Journalists, NGO slam Saudi 'threats' to close Al-Jazeera
Journalists and human rights activists denounced "threats" by Saudi Arabia and its allies against Qatari media organisations on Tuesday, including satellite news broadcaster Al-Jazeera.
Rights groups, academics and representatives of international organisations condemned "threats" by Saudi Arabia and its allies, during a two-day conference on "freedom of expression" organised by Qatar.
"The conference condemns unequivocally the threats by the governments of Saudi Arabia, the United Arab Emirates, the Arab Republic of Egypt and the kingdom of Bahrain demanding the closing down of Al-Jazeera and other media outlets," it said.
Human Rights Watch executive director Kenneth Roth opened the conference on Monday saying: "Political freedom and especially free expressions are very much at the heart of the crisis facing Qatar today."
He called the conference "an important sign of commitment on Qatar's part to engage in some of the reforms that will enable them to maintain their moral high ground".
"This country is no more a democracy than the other Gulf countries," Roth said, calling on Doha "to become a genuine regional leader in human rights".
Meanwhile, Seamus Dooley, the acting secretary general of the National Union of Journalists for the UK and Ireland, said journalists "are not pawns in a political game" noting he and others had had to "think twice" before accepting Qatar's invitation to the conference over its "fundamental issues" with the rights of women, minorities and freedom of expression.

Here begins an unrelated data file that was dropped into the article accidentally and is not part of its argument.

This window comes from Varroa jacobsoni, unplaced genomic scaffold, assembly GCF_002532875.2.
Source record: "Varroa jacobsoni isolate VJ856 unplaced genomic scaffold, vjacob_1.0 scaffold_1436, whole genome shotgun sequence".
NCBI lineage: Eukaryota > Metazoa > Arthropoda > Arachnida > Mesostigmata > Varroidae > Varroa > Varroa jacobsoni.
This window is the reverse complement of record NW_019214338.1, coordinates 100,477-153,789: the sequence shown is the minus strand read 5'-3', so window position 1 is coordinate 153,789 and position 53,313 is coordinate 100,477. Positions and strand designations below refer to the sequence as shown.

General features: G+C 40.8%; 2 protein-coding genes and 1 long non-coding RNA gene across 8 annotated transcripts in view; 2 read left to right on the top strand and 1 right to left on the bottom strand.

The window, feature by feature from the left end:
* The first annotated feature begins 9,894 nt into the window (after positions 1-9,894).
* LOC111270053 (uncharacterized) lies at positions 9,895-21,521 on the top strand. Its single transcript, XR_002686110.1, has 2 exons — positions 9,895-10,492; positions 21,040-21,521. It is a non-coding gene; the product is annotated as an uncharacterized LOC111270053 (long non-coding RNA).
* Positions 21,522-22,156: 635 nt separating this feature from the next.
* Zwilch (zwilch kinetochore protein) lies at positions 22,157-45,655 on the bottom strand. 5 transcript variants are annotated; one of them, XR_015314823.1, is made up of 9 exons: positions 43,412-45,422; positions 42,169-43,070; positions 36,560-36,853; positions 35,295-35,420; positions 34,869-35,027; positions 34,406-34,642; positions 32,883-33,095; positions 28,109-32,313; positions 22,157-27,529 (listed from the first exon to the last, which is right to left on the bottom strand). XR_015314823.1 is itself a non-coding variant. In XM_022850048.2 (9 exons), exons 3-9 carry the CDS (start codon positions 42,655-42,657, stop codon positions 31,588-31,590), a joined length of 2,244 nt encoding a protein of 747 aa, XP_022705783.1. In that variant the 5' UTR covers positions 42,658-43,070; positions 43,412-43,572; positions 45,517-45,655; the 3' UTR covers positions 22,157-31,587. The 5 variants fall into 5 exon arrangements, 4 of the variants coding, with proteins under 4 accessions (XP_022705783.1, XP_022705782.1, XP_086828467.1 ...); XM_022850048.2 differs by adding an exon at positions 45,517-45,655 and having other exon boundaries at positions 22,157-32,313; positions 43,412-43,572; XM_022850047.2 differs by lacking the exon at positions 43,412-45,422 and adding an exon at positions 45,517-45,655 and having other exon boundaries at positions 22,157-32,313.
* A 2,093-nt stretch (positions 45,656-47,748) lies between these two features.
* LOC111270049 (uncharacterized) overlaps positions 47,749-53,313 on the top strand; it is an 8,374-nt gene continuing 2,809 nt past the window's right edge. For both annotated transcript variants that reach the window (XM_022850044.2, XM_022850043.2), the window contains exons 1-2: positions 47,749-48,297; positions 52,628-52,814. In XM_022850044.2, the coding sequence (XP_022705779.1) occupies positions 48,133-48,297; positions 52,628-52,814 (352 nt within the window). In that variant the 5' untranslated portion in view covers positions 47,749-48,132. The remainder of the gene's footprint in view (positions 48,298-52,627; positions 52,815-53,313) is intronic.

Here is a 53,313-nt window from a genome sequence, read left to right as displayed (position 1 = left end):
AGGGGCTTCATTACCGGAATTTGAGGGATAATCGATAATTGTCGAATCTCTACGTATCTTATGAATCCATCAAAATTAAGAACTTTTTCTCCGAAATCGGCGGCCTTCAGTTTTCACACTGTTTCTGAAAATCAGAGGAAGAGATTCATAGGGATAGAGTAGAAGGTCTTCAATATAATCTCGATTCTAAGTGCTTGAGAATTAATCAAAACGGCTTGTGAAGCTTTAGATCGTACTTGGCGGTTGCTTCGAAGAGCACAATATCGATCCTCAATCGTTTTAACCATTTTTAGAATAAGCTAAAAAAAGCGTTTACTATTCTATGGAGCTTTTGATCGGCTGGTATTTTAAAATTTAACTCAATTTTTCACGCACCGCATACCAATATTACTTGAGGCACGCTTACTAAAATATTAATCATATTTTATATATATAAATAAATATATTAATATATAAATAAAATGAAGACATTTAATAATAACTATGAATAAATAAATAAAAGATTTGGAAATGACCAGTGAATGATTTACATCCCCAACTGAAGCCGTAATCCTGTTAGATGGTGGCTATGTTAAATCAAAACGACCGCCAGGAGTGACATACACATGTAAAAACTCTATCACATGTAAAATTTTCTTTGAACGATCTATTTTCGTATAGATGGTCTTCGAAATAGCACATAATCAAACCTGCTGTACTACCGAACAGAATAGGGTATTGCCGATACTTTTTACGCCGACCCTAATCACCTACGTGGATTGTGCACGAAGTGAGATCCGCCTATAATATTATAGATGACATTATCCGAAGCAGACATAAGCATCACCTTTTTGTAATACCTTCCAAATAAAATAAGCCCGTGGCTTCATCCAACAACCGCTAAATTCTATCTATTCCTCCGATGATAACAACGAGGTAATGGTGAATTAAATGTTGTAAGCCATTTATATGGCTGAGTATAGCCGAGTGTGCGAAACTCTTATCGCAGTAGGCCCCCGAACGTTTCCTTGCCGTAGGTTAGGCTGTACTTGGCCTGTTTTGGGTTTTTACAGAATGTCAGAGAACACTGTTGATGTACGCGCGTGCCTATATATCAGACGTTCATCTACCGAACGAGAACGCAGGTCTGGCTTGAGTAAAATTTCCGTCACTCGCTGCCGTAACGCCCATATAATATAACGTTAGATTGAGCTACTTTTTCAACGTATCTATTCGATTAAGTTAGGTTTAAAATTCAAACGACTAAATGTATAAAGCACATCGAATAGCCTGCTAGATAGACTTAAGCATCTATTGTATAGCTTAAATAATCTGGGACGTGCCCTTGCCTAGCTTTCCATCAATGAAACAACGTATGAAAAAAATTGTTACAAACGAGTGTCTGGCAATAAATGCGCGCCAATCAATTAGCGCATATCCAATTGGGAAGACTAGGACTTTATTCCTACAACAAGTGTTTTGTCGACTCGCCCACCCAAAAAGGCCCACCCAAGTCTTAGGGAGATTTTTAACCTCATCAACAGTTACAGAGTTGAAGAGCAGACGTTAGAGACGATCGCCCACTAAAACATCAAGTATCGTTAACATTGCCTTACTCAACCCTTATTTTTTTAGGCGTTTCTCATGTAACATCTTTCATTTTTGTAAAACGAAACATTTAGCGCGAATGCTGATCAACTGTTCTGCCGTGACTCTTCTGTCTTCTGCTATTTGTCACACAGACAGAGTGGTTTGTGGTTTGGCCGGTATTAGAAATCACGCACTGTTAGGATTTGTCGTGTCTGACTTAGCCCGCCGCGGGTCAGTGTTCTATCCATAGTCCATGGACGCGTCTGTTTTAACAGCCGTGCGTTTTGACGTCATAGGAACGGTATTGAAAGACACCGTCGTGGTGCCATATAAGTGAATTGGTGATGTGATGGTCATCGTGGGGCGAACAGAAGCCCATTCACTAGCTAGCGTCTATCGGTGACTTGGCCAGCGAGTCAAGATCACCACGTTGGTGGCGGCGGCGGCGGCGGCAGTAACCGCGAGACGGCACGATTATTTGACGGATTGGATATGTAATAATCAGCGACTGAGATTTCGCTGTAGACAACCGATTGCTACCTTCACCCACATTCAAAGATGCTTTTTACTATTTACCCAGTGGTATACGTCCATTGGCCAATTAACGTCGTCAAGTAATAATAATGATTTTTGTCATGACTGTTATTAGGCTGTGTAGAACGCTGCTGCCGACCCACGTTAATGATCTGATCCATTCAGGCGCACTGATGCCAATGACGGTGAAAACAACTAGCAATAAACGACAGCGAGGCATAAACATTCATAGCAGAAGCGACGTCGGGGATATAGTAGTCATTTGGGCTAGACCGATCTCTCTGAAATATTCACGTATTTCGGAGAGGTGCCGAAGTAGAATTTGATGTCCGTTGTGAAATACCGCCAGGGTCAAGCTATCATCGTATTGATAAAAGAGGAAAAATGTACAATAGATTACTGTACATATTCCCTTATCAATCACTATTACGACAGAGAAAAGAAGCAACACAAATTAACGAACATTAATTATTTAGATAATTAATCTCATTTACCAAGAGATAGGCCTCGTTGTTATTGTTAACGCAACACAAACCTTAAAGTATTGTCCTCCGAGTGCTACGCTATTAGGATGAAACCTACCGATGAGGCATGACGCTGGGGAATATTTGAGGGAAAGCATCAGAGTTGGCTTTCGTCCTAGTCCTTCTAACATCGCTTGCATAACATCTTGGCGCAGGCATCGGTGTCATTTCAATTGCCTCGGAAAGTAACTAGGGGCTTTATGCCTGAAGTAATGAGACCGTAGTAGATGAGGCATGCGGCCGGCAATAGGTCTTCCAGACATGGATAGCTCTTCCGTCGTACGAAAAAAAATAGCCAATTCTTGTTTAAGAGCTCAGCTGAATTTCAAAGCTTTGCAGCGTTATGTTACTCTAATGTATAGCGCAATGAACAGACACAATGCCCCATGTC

But the head of Qatar's National Human Rights Committee, Ali Bin Samikh al-Amarri, thanked delegates for "defending" Al-Jazeera, saying it was tantamount to "defending freedom of expression and the right to information".
State-aligned media in Saudi Arabia, the UAE, Bahrain and Egypt have engaged in an orchestrated campaign against Doha since they cut ties with the emirate in June, accusing it of backing extremism and fostering ties with their rival Iran. Qatar has denied the allegations.
On Tuesday, the anti-Qatar bloc upped the pressure on Qatar, unveiling a "terrorist" blacklist of 18 organisations and individuals suspected of links with Islamist extremists that they say had ties with Doha.
It has failed to specify the required changes to end the economic and diplomatic blockade, which was imposed on Qatar by the Arab bloc over unsubstantiated claims it has supported Islamist extremists.
Qatar's Sheikh Tamim said in a televised speech late on Friday that Qatar was prepared to talk with the four countries lined up against it, but that any resolution must respect its sovereignty and the terms cannot be dictated from outside.
In the Emir's first address following the blockade, he denounced the "malicious smearing campaign" directed against the emirate.
Qatar has categorically denied the claims.
Sheikh Tamim stressed during his speech that Doha does not support terrorism.
"We are fighting terrorism relentlessly and without compromises… true Islam could never be a source of terrorism," he said.
On Thursday, Sheikh Tamim amended the country's anti-terror laws just days after Qatar signed an agreement with the US that aimed at curbing the financing of terror.